A convicted fraudster and former NSW MP and his son have made a bid for freedom as they appeal criminal convictions for misuse of public office.
In July 2021, former Labor MLC Edward “Eddie” Obeid and his son Moses Obeid, along with another former minister, Ian Macdonald, were found guilty of conspiring to commit misconduct in public office.
The conviction came as Justice Elizabeth Fullerton found the trio had been conspiring in a scheme over a mining exploration licence that would have benefited the Obeid family by $30m.
The Crown alleged the trio had agreed Macdonald, then the mineral resources minister, would “do what he could, if and when the opportunity presented” when it came to the coal exploration licence at Mount Penny and the Obeid’s financial interests.
On Tuesday, Moses and Eddie asked the court to grant them bail as they wait to appeal Justice Fullerton’s guilty verdict in April of 2023.
Counsel for Moses and Eddie Obeid told the NSW Supreme Court there were exceptional circumstances in which there were grounds for the pair to be released on bail.
They argued that with the upcoming appeal set for April of next year, the pair, if bail was to be refused, would spend around half of their non parole periods behind bars if the appeal was successful.
Defence counsel for Moses Obeid said it would be a miscarriage to allow the offenders to stay in jail until the appeal has been determined.
In order to be successful in gaining bail, the Judges said counsel for the Obeids must determine there are exceptional circumstances to grant bail.
Matthew Kalyk, for Moses, spoke on behalf of both men, claiming the trial judge erred in finding the conspiracy and misconduct occurred before May 9, 2008 as the prosecution case required it to be.
“The issue is, the hearing is not listed until April; even if it were to be done as expeditiously as (the court) might have in mind, it still is the reality that Moses would have served the substantial part of his custodial sentence,” Mr Kalyk said.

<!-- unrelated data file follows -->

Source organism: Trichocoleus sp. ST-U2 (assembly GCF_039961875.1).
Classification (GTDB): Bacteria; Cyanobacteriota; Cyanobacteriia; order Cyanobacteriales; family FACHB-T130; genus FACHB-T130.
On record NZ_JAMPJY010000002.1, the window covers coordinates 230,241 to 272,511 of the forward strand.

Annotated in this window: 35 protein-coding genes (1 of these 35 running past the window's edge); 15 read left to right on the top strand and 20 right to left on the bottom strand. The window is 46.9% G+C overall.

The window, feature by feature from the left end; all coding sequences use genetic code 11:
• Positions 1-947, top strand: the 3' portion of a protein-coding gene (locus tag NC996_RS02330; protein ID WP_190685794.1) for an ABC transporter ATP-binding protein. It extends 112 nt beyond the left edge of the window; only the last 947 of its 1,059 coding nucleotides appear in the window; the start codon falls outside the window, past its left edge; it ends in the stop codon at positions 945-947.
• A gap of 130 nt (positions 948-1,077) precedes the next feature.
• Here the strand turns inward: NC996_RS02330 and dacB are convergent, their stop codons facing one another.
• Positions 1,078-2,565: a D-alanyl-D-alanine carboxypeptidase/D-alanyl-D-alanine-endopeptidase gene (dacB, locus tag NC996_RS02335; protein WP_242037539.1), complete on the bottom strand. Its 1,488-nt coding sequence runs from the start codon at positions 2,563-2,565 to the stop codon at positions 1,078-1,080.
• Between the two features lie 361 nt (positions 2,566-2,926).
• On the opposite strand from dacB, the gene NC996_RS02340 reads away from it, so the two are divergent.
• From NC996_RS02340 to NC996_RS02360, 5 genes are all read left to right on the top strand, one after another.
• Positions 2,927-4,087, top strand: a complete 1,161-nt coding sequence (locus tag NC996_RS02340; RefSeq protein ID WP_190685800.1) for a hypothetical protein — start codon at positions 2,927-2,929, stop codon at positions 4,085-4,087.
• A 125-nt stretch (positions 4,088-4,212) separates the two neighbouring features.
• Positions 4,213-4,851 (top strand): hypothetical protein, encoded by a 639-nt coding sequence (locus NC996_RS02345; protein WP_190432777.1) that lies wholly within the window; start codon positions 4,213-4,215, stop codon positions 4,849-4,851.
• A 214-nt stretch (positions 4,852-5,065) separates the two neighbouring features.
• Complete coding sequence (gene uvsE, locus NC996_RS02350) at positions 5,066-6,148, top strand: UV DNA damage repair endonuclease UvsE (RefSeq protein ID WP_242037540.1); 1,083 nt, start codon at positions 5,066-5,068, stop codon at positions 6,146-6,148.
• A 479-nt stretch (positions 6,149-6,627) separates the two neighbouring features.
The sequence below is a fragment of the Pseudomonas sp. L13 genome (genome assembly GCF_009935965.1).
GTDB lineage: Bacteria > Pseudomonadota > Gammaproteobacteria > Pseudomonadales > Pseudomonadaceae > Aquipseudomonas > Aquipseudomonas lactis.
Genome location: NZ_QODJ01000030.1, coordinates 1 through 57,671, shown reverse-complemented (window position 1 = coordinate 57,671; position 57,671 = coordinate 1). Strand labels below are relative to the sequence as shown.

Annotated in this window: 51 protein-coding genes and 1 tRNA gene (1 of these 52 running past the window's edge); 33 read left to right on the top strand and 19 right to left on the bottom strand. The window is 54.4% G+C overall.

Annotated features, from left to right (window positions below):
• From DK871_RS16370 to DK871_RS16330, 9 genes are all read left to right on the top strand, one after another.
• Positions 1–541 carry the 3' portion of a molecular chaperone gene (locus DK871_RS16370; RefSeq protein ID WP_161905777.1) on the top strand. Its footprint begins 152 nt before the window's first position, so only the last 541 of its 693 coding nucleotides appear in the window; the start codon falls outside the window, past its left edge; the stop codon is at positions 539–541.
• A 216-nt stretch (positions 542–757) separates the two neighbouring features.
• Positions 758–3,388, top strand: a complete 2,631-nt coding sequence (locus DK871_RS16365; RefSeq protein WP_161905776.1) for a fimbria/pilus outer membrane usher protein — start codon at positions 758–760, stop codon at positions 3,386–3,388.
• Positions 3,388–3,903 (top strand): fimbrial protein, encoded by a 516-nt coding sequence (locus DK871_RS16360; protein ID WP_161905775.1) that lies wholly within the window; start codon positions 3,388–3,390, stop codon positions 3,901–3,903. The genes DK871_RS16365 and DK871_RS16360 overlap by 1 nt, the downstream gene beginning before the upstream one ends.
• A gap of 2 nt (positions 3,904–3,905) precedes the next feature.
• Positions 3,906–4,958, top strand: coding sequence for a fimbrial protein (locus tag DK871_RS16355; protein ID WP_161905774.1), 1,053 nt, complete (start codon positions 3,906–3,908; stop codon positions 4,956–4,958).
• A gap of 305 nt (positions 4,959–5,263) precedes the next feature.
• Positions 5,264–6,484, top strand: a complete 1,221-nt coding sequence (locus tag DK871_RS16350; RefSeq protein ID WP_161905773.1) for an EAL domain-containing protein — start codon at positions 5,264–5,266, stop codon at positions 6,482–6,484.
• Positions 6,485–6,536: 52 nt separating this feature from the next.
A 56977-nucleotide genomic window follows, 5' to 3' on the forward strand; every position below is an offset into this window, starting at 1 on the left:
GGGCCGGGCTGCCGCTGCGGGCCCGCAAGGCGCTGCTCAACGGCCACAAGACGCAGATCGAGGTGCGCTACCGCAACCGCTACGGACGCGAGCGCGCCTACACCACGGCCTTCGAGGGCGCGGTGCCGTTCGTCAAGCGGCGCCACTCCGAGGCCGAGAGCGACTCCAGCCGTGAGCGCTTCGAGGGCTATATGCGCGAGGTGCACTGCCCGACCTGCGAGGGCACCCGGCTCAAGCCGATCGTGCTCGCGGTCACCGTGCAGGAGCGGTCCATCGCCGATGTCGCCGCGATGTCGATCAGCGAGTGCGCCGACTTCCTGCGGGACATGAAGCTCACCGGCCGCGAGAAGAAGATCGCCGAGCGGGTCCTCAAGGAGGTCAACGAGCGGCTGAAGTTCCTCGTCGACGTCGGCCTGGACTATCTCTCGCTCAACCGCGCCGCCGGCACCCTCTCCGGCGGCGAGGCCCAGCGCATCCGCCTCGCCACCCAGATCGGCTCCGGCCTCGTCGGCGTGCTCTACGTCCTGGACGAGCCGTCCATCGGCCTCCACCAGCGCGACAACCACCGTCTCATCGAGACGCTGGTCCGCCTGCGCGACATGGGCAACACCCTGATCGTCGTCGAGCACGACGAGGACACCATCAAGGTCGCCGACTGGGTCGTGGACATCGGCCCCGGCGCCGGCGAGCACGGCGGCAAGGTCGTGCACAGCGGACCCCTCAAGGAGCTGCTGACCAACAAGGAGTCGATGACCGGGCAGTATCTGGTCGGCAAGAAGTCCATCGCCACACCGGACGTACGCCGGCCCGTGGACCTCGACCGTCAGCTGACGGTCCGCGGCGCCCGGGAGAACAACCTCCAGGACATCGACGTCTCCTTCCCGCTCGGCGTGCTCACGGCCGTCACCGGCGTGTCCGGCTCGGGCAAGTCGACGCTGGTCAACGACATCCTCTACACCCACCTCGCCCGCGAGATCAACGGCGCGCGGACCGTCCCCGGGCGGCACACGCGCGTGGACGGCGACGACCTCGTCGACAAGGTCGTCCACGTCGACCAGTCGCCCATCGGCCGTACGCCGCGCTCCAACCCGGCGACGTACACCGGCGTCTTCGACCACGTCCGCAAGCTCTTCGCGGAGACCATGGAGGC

“The other circumstance that we rely upon is the fact Moses Obeid does not pose a flight risk; he has a long and demonstrated history of complying with bail.
“We say those factors weigh very heavily, and that really weighs into the hardship factor and the balance of justice in this case and that it does make it an exceptional case.
“We say the appeal is either strong or has sufficient merit to give rise to a real concern that injustice shall follow if bail is refused.”
The court also heard Eddie Obeid had experienced medical issues while in custody, as he requires injections in his eyes once a month and for many reasons had been unable to receive them.
Mr Rogers, for Eddie, said his client’s eye condition which requires the monthly treatment should also be taken into consideration when granting bail.
“Although Mr Obeid does require these monthly injections, there’s only been one appointment in May,” Mr Rogers said.
“A June appointment was cancelled as he did not wish to attend in handcuffs.”
Ms Elizabeth Nicholson for the DPP said even if the appeal proceedings were lengthy, Moses would not have reached the entire length of his non-parole period if bail was refused.
“It is accepted that Moses Obeid would have served, at the time of hearing of the appeal in April, approximately half of his non-parole period,” she said.
“The Crown position is that there is no realistic possibility that the non-parole period will expire or come close to expiring prior to determination of the matter, even if it was a matter of months.”
Moses Obeid’s three-year non-parole period expires in October 2024, after a head sentence of five years was imposed.
His father was sentenced to seven years in prison, with a non-parole period of three years and 10 months.
The court will reconvene at a later date to make a decision about bail.